[Although now I am wondering what happens if an application running outside the sandbox has a lock on a file that the installer wants to change. It seems as though that shouldn't matter....]

    —DIV


    P.S. Feel free to point me to a good resource on how sandboxes work....
     
  6. Peter 123

    Peter 123 Registered Member

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  7. bo elam

    bo elam Registered Member

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    You are right about the application being fooled, but it gets fooled into thinking that is writing to the system files that it is supposed to be writing to but in reality is writing to a copy of this files that Sandboxie makes and places inside the sandbox folder. Like here, Irfanview thinks it installs to Program files but in reality it installs inside a copy of the Programs files folder thats placed by SBIE inside the Sandbox folder. You can navigate to your Sandbox folder, and look inside, without fear. If you click on something by mistake that you shouldn't, it will run sandboxed. Here, the Sandbox is called JPEG.

    Sin títu.jpg

    Bo
     
  8. DIV

    DIV Registered Member

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    Thanks, Bo and Peter.

    It's been a while since I last used Sandboxie (see the dates below!), but I did find the same behaviour as you described.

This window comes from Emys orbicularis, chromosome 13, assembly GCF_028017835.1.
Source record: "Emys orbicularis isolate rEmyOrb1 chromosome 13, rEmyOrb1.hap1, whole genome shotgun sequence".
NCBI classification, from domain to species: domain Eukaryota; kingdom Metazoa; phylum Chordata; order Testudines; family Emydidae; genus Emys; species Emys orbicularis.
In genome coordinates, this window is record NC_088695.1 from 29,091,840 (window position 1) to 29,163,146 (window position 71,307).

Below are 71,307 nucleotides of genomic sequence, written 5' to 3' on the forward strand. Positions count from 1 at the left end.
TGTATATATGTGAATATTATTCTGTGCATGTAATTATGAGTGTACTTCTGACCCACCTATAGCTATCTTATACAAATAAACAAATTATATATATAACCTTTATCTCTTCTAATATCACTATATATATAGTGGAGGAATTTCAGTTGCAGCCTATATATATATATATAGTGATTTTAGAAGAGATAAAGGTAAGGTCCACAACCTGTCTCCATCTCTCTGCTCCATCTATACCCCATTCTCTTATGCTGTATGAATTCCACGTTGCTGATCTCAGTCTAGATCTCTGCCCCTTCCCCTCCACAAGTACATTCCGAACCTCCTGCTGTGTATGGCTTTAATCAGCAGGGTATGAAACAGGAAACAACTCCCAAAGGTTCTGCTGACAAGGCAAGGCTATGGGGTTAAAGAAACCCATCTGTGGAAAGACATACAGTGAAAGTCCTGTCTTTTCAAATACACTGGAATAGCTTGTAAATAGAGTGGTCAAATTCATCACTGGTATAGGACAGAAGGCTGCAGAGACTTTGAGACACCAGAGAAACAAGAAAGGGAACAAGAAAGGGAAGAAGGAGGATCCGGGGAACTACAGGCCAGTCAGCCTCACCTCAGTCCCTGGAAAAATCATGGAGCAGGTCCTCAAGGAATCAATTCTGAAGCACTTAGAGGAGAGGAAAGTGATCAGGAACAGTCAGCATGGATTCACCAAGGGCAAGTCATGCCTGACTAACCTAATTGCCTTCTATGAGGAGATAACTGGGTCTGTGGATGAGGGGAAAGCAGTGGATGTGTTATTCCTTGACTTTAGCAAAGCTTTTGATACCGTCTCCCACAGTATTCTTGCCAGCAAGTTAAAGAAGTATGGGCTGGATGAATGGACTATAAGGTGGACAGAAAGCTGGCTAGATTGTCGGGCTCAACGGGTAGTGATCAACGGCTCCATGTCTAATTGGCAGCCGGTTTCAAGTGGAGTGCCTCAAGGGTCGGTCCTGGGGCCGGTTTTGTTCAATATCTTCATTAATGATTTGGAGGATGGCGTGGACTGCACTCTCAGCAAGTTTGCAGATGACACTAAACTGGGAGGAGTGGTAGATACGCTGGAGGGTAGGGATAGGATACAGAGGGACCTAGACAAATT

Files were written to a 'sandbox' folder, such as C:\Sandbox\[username]\DefaultBox. In the view below the file names suggest some things that are standing in for registry entries (I'm guessing from the string "RegHive").
    Further in the directory structure (not visible in the screenshot) I can find duplicated Word documents that were automatically copied there by Sandboxie when I opened them in a sandboxed instance of Word (just for reading; I didn't save them from within Word).

    One easily readable file there is DONT-USE.TXT. As an example, that file does indeed open up in a sandboxed instance of my text viewer (Notepad), even when just naïvely double-clicked from the ordinary (unsandboxed) File Explorer.

    I also recall in the past using it to run my web browser, and when I would save files from there to the sandboxed location mimicking (say) the Downloads directory, I would then have to manually tell Sandboxie afterwards if I wanted to move* it out of the sandbox to the 'real' Downloads folder (say), in order to make that file accessible without a sandboxed viewer, and moreover so that it wouldn't be lost when the sandbox is deleted at some later date.

    * Sandboxie calls this "recovering" the file.

    —DIV
     

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    Last edited: May 20, 2020